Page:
x
Breaking News
More () »

Washington, DC's Leading Local News: Weather, Traffic, Sports and more | Washington, DC | WUSA9.com

Lacking visitor admissions, Zoo Knoxville asks for donations to help feed animals

The zoo is closed to visitors as a precaution to prevent the spread of the coronavirus.

KNOXVILLE, Tennessee — Zoo Knoxville needs your dollars to feed the animals.

With its doors closed since March 16 to help stop the potential spread of coronavirus among humans, the decades-old zoo is going without thousands of dollars in gate receipts every day.

Communications Director Tina Rolen said the zoo is losing on average $22,500 a day that went to feed the menagerie of residents -- from gorillas to snakes to giant anteaters to gibbons to tigers.

And they eat a lot.

RELATED: Zoo Knoxville is "Bringing the Zoo to YOU!" during coronavirus closure

RELATED: Apes at Zoo Knoxville celebrate St. Patrick's Day with their own party

RELATED: He's healthy! Zoo Knoxville Malaysian Tiger Bashir gets a checkup

RELATED: Back to the wild: Zoo Knoxville to return endangered tortoises to the wild after $50,000 grant

RELATED: Tiana the giant anteater will make her public debut at Zoo Knoxville on March 2

Credit: Zoo Knoxville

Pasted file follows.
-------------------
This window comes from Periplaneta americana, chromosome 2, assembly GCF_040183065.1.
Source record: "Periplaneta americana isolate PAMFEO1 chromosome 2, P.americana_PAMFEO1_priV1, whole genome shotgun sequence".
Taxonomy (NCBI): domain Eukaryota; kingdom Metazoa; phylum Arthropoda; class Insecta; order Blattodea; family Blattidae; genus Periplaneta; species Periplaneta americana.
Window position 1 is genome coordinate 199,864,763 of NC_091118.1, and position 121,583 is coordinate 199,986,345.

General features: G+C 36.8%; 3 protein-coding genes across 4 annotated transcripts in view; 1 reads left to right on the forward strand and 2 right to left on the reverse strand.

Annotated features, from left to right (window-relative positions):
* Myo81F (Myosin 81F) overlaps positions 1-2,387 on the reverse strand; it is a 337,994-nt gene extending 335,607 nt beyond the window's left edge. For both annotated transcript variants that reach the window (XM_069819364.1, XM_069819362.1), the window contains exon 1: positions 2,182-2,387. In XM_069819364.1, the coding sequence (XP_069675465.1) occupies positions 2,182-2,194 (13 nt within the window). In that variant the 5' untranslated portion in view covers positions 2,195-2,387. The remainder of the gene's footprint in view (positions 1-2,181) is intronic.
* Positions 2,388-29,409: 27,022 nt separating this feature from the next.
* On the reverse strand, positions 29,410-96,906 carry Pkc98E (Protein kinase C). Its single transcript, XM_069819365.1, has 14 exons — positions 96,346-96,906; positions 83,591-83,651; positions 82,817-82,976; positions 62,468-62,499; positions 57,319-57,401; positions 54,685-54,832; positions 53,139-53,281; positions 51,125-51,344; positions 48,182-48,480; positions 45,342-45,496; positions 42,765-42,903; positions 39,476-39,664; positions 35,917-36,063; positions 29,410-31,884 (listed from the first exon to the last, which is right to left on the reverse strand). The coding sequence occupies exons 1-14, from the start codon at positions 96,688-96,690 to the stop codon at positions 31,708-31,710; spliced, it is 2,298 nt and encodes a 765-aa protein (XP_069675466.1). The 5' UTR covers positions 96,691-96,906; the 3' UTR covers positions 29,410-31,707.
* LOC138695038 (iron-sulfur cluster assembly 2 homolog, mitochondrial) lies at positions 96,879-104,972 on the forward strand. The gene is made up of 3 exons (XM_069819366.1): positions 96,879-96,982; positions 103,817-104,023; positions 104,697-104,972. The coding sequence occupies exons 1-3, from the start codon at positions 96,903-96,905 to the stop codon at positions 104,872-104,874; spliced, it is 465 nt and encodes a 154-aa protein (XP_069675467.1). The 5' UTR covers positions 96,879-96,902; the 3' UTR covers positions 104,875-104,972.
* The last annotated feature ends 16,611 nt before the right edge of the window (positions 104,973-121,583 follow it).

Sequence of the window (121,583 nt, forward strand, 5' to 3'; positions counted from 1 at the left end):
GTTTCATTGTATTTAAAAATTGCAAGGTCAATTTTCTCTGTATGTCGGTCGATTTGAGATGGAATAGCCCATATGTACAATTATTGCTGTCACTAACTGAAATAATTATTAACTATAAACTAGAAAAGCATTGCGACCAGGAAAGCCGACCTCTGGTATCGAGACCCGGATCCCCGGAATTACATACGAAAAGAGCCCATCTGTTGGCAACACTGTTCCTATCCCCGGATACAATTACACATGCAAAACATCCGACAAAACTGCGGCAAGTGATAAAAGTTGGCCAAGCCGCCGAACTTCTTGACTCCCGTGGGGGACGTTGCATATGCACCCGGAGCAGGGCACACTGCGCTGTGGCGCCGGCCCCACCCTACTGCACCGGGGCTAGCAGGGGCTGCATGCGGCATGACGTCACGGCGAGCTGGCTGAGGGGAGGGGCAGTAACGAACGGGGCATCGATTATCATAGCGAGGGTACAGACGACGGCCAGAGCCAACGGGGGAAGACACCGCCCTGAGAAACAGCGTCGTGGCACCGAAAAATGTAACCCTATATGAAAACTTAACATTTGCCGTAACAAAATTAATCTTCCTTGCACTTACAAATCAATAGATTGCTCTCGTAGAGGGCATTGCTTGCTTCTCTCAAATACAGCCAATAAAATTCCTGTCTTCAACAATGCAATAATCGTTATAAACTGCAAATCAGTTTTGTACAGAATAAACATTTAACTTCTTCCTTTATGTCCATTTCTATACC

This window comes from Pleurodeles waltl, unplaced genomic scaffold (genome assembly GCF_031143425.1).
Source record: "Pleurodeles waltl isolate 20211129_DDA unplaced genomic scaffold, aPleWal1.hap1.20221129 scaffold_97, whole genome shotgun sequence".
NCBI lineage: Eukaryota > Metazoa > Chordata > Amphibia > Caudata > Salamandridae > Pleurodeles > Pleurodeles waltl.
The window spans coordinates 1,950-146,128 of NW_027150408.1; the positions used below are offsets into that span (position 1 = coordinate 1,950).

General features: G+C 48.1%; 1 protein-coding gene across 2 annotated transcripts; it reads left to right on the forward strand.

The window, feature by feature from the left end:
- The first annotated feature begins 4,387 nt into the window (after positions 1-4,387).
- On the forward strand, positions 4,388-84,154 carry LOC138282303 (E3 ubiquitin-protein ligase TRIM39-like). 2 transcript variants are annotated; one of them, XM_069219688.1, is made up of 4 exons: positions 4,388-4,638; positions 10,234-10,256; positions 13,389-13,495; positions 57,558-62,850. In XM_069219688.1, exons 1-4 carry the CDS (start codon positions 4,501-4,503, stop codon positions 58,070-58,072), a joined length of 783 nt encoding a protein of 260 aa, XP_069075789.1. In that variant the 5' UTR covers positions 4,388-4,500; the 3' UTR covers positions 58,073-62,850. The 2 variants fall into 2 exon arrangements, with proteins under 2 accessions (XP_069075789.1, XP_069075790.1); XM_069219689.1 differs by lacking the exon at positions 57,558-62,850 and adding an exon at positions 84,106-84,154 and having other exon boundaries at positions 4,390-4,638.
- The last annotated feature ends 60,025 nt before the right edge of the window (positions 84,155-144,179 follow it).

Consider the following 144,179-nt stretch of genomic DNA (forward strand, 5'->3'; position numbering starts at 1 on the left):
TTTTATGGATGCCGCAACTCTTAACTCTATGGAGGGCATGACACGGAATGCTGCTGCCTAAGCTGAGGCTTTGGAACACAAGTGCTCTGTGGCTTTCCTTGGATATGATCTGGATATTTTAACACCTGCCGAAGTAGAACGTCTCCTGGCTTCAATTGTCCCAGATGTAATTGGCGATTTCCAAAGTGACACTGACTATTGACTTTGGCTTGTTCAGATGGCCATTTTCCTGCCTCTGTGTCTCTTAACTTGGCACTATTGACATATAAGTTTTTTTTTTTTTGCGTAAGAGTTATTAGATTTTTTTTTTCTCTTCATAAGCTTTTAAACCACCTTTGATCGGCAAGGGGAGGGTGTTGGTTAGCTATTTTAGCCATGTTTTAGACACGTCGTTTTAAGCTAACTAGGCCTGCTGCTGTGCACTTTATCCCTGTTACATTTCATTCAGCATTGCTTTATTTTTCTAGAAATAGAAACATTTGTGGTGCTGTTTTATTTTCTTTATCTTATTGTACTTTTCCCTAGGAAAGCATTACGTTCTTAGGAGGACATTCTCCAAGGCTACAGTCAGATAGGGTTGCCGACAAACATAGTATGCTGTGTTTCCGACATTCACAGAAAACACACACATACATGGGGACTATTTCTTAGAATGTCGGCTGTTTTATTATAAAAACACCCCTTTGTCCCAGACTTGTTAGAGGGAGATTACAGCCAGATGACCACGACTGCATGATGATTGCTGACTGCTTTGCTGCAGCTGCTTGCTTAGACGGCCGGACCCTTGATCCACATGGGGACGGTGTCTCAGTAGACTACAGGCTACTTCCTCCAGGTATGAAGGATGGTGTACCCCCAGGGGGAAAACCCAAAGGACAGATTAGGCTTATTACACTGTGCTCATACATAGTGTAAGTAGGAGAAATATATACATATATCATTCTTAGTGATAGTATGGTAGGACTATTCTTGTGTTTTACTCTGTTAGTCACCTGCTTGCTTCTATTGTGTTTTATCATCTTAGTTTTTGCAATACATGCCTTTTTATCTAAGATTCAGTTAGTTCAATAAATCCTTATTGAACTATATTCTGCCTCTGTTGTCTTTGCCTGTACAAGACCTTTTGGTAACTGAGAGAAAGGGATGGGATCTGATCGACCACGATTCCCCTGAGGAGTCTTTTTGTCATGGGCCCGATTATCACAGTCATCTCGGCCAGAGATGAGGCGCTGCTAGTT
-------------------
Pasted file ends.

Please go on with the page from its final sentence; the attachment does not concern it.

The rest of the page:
Tiana the giant anteater

"The (March 16) closure coincided with the beginning of area spring breaks and the time of year when the zoo begins to generate operating income that supports them for the entire year," a news release from Rolen states.

Zoo Knoxville counts on admissions, passes, memberships and events, among other streams, to operate. It's a non-profit.

Credit: Zoo Knoxville

Here's how you can help. Go here, where you can make a donation to the Emergency Animal Relief Fund. 

"Providing continuous excellent care remains the top priority of the zoo," Rolen said.

The zoo needs the public's help "now more than ever," according to Rolen.

Little Ponderosa asks for help

The privately operated Little Ponderosa Zoo also is asking for the public's help. It's located in Clinton and cares for a variety of domestic and wild animals.

It, too, is suffering in the midst of virus concerns.

It relies on donated meat to help feed two tigers, but those donations are down, according to the zoo's Facebook page.

"Consider donating your extra meat from your freezer to the Zoo and Rescue," a plea states on their Facebook page. "Our grocers are running short so our donations from them are drastically reduced so Gunther and Gebel are asking for your help! Please share! Thank you as always and we hope you and your families are safe and healthy during these trying times.

"If you do not live close or have meat to donate, we always appreciate monetary donations."

Check out their Facebook page for more details. You can also donate money here.